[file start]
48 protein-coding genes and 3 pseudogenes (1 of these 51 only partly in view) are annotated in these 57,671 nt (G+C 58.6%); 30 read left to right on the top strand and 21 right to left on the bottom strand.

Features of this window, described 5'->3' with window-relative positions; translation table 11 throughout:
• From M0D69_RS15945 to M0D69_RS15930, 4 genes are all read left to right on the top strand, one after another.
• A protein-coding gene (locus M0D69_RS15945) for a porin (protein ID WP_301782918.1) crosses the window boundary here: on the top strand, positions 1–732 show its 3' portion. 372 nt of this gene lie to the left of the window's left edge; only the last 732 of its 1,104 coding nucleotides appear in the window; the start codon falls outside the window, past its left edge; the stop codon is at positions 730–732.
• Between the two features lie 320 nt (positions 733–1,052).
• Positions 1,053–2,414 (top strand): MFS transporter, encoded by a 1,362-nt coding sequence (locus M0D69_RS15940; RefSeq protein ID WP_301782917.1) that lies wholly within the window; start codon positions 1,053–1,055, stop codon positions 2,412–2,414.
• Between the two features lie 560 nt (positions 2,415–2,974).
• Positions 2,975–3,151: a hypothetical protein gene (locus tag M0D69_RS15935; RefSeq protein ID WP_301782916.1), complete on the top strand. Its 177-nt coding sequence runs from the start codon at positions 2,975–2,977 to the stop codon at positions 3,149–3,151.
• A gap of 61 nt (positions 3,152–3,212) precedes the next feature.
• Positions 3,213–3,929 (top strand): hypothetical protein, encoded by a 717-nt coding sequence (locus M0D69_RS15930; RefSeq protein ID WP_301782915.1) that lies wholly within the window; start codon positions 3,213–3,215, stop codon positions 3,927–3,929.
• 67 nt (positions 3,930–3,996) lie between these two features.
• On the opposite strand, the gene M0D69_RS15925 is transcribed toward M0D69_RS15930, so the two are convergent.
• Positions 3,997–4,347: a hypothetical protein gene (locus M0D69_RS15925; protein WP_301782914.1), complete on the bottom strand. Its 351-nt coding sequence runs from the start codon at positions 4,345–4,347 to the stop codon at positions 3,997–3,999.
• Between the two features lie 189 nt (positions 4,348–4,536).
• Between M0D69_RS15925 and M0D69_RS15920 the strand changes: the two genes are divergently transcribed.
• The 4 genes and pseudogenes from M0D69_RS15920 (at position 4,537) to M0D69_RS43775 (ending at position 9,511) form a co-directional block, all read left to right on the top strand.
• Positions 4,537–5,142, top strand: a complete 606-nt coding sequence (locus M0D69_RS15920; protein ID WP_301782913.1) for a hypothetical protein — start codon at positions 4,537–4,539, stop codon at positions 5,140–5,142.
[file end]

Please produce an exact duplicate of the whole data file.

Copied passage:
48 protein-coding genes and 3 pseudogenes (1 of these 51 only partly in view) are annotated in these 57,671 nt (G+C 58.6%); 30 read left to right on the top strand and 21 right to left on the bottom strand.

Features of this window, described 5'->3' with window-relative positions; translation table 11 throughout:
• From M0D69_RS15945 to M0D69_RS15930, 4 genes are all read left to right on the top strand, one after another.
• A protein-coding gene (locus M0D69_RS15945) for a porin (protein ID WP_301782918.1) crosses the window boundary here: on the top strand, positions 1–732 show its 3' portion. 372 nt of this gene lie to the left of the window's left edge; only the last 732 of its 1,104 coding nucleotides appear in the window; the start codon falls outside the window, past its left edge; the stop codon is at positions 730–732.
• Between the two features lie 320 nt (positions 733–1,052).
• Positions 1,053–2,414 (top strand): MFS transporter, encoded by a 1,362-nt coding sequence (locus M0D69_RS15940; RefSeq protein ID WP_301782917.1) that lies wholly within the window; start codon positions 1,053–1,055, stop codon positions 2,412–2,414.
• Between the two features lie 560 nt (positions 2,415–2,974).
• Positions 2,975–3,151: a hypothetical protein gene (locus tag M0D69_RS15935; RefSeq protein ID WP_301782916.1), complete on the top strand. Its 177-nt coding sequence runs from the start codon at positions 2,975–2,977 to the stop codon at positions 3,149–3,151.
• A gap of 61 nt (positions 3,152–3,212) precedes the next feature.
• Positions 3,213–3,929 (top strand): hypothetical protein, encoded by a 717-nt coding sequence (locus M0D69_RS15930; RefSeq protein ID WP_301782915.1) that lies wholly within the window; start codon positions 3,213–3,215, stop codon positions 3,927–3,929.
• 67 nt (positions 3,930–3,996) lie between these two features.
• On the opposite strand, the gene M0D69_RS15925 is transcribed toward M0D69_RS15930, so the two are convergent.
• Positions 3,997–4,347: a hypothetical protein gene (locus M0D69_RS15925; protein WP_301782914.1), complete on the bottom strand. Its 351-nt coding sequence runs from the start codon at positions 4,345–4,347 to the stop codon at positions 3,997–3,999.
• Between the two features lie 189 nt (positions 4,348–4,536).
• Between M0D69_RS15925 and M0D69_RS15920 the strand changes: the two genes are divergently transcribed.
• The 4 genes and pseudogenes from M0D69_RS15920 (at position 4,537) to M0D69_RS43775 (ending at position 9,511) form a co-directional block, all read left to right on the top strand.
• Positions 4,537–5,142, top strand: a complete 606-nt coding sequence (locus M0D69_RS15920; protein ID WP_301782913.1) for a hypothetical protein — start codon at positions 4,537–4,539, stop codon at positions 5,140–5,142.